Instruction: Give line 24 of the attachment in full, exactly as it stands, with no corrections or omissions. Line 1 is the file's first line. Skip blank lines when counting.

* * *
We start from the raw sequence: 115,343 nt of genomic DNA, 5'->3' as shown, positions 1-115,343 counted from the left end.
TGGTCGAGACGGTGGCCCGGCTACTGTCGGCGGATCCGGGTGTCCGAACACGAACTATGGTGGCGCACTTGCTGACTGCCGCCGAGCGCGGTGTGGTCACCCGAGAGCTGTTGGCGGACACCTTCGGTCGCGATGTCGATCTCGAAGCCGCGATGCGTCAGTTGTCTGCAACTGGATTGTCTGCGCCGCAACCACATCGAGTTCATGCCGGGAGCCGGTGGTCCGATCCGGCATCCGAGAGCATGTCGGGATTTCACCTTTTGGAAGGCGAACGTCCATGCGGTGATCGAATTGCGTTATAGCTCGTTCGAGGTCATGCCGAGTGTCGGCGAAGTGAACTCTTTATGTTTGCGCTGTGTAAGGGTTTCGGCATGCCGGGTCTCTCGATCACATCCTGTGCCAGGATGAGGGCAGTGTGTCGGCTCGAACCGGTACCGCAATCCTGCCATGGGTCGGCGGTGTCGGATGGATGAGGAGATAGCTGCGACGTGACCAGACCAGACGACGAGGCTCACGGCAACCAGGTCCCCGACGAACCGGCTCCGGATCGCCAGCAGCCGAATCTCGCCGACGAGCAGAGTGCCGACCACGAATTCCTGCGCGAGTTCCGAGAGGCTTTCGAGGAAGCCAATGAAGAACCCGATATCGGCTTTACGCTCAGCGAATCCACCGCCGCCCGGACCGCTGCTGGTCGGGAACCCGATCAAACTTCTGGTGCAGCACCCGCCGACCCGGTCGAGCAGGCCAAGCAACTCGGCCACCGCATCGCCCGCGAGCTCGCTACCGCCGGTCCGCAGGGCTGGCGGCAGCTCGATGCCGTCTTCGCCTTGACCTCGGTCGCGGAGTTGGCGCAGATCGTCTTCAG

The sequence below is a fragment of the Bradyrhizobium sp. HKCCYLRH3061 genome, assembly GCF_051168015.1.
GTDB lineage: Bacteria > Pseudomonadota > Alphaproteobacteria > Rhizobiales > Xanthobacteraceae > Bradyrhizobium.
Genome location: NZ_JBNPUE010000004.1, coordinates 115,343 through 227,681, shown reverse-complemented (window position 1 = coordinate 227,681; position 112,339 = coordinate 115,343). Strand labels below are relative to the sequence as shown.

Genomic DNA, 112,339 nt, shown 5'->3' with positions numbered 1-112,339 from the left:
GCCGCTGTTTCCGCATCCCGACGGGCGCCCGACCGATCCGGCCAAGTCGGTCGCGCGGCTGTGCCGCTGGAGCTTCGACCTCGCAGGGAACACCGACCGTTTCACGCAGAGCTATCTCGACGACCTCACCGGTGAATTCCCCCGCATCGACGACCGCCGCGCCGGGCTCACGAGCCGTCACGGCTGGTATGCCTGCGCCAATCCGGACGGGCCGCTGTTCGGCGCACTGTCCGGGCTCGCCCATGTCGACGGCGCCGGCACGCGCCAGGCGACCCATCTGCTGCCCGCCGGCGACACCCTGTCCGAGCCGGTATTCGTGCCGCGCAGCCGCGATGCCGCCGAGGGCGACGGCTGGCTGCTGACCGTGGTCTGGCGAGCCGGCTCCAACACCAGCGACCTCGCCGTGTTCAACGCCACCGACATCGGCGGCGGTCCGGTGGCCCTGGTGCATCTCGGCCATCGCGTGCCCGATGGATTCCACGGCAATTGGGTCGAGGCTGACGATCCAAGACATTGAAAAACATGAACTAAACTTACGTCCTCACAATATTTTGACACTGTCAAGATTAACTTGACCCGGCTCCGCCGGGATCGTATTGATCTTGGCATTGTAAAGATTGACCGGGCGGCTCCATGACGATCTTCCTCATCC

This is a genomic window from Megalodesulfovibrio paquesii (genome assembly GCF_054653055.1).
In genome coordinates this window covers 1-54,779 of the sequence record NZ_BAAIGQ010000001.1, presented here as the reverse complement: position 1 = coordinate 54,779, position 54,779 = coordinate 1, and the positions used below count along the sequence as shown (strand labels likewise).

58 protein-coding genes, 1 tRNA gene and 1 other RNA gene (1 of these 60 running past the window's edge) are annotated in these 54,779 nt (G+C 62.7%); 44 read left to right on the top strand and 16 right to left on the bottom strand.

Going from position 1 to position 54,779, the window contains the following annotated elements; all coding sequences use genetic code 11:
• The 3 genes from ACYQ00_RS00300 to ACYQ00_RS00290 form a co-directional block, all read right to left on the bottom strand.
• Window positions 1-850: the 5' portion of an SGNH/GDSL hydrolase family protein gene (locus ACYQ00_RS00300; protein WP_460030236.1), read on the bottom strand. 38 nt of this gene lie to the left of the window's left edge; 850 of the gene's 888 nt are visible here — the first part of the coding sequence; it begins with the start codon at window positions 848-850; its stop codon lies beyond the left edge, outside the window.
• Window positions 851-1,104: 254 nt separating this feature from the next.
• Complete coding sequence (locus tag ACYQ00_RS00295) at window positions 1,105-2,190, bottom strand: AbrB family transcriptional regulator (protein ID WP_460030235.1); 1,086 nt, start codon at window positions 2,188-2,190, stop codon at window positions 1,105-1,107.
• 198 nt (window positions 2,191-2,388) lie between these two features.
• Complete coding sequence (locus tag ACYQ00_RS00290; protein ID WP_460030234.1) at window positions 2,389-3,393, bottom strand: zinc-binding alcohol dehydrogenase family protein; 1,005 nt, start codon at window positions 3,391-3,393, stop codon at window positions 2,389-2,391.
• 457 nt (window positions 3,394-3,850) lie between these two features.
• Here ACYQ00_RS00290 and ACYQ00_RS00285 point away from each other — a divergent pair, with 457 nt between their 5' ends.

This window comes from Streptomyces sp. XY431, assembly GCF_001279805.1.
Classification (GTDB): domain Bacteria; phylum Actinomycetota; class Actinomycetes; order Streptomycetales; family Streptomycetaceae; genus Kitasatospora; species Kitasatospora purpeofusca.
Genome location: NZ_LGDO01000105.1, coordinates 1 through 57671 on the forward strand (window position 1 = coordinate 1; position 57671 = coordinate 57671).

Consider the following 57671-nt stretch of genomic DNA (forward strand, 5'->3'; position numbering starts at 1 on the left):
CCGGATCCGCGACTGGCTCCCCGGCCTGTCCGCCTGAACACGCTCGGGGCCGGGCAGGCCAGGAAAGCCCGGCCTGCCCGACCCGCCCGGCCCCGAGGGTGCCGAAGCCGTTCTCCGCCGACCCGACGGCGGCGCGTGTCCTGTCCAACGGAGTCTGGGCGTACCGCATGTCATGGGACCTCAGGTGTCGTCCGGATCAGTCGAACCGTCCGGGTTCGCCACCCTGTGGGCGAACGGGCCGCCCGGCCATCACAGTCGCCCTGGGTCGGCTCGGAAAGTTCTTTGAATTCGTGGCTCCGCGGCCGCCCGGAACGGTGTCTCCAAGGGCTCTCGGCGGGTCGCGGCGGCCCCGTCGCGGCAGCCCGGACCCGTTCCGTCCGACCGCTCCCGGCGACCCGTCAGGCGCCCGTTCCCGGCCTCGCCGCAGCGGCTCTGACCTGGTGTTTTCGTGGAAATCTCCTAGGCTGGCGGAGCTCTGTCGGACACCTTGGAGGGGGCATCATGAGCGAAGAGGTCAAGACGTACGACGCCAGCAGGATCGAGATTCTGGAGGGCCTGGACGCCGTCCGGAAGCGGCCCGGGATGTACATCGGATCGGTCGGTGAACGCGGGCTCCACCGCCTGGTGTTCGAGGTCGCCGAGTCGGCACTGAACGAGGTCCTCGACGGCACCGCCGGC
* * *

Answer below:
CCGGATCCGCGACTGGCTCCCCGGCCTGTCCGCCTGAACACGCTCGGGGCCGGGCAGGCCAGGAAAGCCCGGCCTGCCCGACCCGCCCGGCCCCGAGGGTGCCGAAGCCGTTCTCCGCCGACCCGACGGCGGCGCGTGTCCTGTCCAACGGAGTCTGGGCGTACCGCATGTCATGGGACCTCAGGTGTCGTCCGGATCAGTCGAACCGTCCGGGTTCGCCACCCTGTGGGCGAACGGGCCGCCCGGCCATCACAGTCGCCCTGGGTCGGCTCGGAAAGTTCTTTGAATTCGTGGCTCCGCGGCCGCCCGGAACGGTGTCTCCAAGGGCTCTCGGCGGGTCGCGGCGGCCCCGTCGCGGCAGCCCGGACCCGTTCCGTCCGACCGCTCCCGGCGACCCGTCAGGCGCCCGTTCCCGGCCTCGCCGCAGCGGCTCTGACCTGGTGTTTTCGTGGAAATCTCCTAGGCTGGCGGAGCTCTGTCGGACACCTTGGAGGGGGCATCATGAGCGAAGAGGTCAAGACGTACGACGCCAGCAGGATCGAGATTCTGGAGGGCCTGGACGCCGTCCGGAAGCGGCCCGGGATGTACATCGGATCGGTCGGTGAACGCGGGCTCCACCGCCTGGTGTTCGAGGTCGCCGAGTCGGCACTGAACGAGGTCCTCGACGGCACCGCCGGC